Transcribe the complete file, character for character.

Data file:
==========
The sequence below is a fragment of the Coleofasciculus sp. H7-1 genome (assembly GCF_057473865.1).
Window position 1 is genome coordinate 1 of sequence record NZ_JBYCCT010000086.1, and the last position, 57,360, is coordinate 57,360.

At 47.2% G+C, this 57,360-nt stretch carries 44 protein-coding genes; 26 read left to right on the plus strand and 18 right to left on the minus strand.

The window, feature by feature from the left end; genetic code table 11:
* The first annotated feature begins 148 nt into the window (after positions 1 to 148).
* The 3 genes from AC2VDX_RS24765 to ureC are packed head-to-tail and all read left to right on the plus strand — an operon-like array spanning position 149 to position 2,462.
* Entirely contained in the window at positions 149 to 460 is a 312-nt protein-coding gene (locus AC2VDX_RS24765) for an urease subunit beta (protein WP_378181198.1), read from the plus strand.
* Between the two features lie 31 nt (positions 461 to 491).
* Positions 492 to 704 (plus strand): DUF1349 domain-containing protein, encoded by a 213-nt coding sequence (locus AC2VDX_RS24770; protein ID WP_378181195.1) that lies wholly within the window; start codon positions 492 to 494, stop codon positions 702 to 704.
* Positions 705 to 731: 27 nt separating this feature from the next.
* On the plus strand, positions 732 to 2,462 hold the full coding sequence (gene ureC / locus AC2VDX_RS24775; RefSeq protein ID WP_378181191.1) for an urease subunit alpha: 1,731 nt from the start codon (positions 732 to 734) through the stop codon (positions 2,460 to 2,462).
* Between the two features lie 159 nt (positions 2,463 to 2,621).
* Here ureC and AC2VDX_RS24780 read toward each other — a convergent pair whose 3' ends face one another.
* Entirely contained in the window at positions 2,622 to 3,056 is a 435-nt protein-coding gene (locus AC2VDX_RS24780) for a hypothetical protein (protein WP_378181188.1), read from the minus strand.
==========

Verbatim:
The sequence below is a fragment of the Coleofasciculus sp. H7-1 genome (assembly GCF_057473865.1).
Window position 1 is genome coordinate 1 of sequence record NZ_JBYCCT010000086.1, and the last position, 57,360, is coordinate 57,360.

At 47.2% G+C, this 57,360-nt stretch carries 44 protein-coding genes; 26 read left to right on the plus strand and 18 right to left on the minus strand.

The window, feature by feature from the left end; genetic code table 11:
* The first annotated feature begins 148 nt into the window (after positions 1 to 148).
* The 3 genes from AC2VDX_RS24765 to ureC are packed head-to-tail and all read left to right on the plus strand — an operon-like array spanning position 149 to position 2,462.
* Entirely contained in the window at positions 149 to 460 is a 312-nt protein-coding gene (locus AC2VDX_RS24765) for an urease subunit beta (protein WP_378181198.1), read from the plus strand.
* Between the two features lie 31 nt (positions 461 to 491).
* Positions 492 to 704 (plus strand): DUF1349 domain-containing protein, encoded by a 213-nt coding sequence (locus AC2VDX_RS24770; protein ID WP_378181195.1) that lies wholly within the window; start codon positions 492 to 494, stop codon positions 702 to 704.
* Positions 705 to 731: 27 nt separating this feature from the next.
* On the plus strand, positions 732 to 2,462 hold the full coding sequence (gene ureC / locus AC2VDX_RS24775; RefSeq protein ID WP_378181191.1) for an urease subunit alpha: 1,731 nt from the start codon (positions 732 to 734) through the stop codon (positions 2,460 to 2,462).
* Between the two features lie 159 nt (positions 2,463 to 2,621).
* Here ureC and AC2VDX_RS24780 read toward each other — a convergent pair whose 3' ends face one another.
* Entirely contained in the window at positions 2,622 to 3,056 is a 435-nt protein-coding gene (locus AC2VDX_RS24780) for a hypothetical protein (protein WP_378181188.1), read from the minus strand.